The Value of Certain NBA Archetypes

The basketball world we live in today is dominated by the small ball lineups made famous by the Golden State Warriors and the Houston Rockets. Small ball lineups consists of one big man, a primary ball hander (in some cases, two), and the rest of the lineup is filled with guys who can shoot from outside. Houston’s starting lineup runs as follows:

Clint Capela as the big man.

James Harden and Chris Paul as the primary ball handers.

Trevor Ariza and PJ Tucker play along the wings.

The Rockets also are so successful because their bench has tremendous amounts of depth. They have a sixth man of the year candidate in Eric Gordon, Ryan Anderson who stretches the floor as a big man, along with good wing options in Gerald Green, Luc Mbah a Moute, and Joe Johnson. Nene also fills in admirably when Clint Capela has to go to the bench for rest or if he’s in foul trouble.

The reason I just talked about the Rockets so much was because this league is known as being a copy cat league. The Rockets and the Warriors have the best chance at an NBA championship which is obviously the ultimate goal for every franchise. The other 28 franchises see their success and eventually adopt the same formula. This creates a fluctuation in value for certain archetypes in the NBA. Let’s talk about the archetypes that have been received the most value since the arrival of small ball, and the archetypes that have been devalued the most since it’s inception.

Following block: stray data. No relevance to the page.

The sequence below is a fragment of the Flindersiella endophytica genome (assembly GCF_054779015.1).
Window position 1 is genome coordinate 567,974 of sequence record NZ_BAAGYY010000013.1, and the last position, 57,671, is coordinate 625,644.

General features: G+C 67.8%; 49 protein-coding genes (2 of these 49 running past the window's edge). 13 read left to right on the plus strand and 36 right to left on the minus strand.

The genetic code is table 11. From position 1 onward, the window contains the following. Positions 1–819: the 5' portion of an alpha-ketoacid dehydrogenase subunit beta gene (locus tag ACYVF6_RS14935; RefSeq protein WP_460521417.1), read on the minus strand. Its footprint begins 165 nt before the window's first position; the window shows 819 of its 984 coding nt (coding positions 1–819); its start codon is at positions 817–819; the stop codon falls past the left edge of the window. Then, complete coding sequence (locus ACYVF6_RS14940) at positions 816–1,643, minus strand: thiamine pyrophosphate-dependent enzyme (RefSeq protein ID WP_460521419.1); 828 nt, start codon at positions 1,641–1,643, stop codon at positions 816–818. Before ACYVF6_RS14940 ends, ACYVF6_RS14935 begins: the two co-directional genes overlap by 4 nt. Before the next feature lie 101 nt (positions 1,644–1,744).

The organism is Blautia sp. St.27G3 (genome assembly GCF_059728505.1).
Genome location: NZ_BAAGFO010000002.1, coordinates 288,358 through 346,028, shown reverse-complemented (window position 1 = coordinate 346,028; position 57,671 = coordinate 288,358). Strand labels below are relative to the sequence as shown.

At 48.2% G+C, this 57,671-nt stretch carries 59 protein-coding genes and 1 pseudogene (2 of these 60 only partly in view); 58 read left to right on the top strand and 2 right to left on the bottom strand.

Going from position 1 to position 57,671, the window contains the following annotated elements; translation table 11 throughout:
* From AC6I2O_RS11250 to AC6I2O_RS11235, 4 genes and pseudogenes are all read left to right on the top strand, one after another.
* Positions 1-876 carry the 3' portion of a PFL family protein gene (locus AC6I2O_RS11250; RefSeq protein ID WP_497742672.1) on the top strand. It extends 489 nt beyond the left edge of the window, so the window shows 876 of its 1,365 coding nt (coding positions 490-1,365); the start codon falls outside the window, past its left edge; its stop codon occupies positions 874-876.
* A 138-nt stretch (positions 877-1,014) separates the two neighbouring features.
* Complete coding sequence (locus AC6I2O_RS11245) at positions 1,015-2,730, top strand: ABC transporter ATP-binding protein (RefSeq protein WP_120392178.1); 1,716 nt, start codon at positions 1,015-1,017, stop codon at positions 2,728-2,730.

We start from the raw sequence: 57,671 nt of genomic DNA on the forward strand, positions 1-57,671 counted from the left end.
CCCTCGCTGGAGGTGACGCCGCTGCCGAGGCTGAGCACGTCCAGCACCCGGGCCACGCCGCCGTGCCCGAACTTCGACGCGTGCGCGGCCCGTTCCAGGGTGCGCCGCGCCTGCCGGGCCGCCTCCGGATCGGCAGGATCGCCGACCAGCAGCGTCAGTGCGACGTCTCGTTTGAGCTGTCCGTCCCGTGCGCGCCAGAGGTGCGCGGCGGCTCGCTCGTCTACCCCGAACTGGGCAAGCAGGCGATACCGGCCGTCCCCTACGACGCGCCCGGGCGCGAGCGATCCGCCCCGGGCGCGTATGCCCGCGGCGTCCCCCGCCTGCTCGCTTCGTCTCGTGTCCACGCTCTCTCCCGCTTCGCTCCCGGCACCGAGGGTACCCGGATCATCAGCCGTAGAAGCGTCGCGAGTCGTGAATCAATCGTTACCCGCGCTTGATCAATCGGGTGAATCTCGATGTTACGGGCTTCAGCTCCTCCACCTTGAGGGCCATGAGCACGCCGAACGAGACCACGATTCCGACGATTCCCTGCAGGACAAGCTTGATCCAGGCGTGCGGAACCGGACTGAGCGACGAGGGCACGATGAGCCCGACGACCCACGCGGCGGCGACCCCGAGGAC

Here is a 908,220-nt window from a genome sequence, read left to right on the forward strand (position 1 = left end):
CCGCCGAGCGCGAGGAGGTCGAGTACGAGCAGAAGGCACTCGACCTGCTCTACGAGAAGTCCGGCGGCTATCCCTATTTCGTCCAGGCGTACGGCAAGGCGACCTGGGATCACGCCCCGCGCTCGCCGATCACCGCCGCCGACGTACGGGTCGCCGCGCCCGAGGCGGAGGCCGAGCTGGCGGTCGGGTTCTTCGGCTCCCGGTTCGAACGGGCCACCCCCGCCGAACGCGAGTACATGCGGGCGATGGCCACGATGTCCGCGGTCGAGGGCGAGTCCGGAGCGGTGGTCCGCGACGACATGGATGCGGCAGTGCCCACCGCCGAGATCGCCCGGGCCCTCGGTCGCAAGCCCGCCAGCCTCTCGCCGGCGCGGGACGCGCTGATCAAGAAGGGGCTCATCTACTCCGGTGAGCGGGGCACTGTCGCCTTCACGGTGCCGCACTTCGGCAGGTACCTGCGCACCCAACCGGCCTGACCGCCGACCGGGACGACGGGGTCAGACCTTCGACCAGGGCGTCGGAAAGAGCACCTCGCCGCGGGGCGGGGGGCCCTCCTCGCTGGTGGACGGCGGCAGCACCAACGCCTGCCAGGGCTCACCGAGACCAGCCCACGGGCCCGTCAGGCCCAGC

Wings that can defend and shoot from outside are now at a premium. Players like Robert Covington, Danny Green, and Klay Thompson have tremendous value in today’s NBA because they are so scarce in comparison to a number of other archetypes that I will talk about later. In this year’s NBA draft, you are going to players who fall under this archetype get drafted much higher than in year’s past. That is not to say they aren’t worth that draft pick, but the value it brings will override a potentially more talented player at a different position. Mikal Bridges and Miles Bridges are two premier 3 and D wings in this years draft. Both will go in the top 15 as well.

The archetype that has been devalued the most is the big man that cannot shoot from outside. With the adoption of small ball, that means one big has to be on the bench. This fact alone devalues the position because that means you only need three on your roster to have adequate depth. Also, if that big man cannot space the floor by having a reasonably effective shot from outside, that is another aspect that devalues the position. That is why it was kind’ve shocking to see the Timberwolves select Justin Patton, a big man, with the 16th overall pick. It’s not that he potentially wasn’t the best player available, but there was a glaring need to address the wing depth on the Wolves roster.

In this years NBA draft, Minnesota will select a prospect with pick #20 barring there’s no trades. Look for Thibodeau to finally address the wing depth with that pick. Gary Trent Jr, Troy Brown, and Dzanan Musa are some names to keep an eye out for as they should be around when Minnesota picks and they meet the criteria that the Wolves are looking for.

 

photo credit slamonline.com

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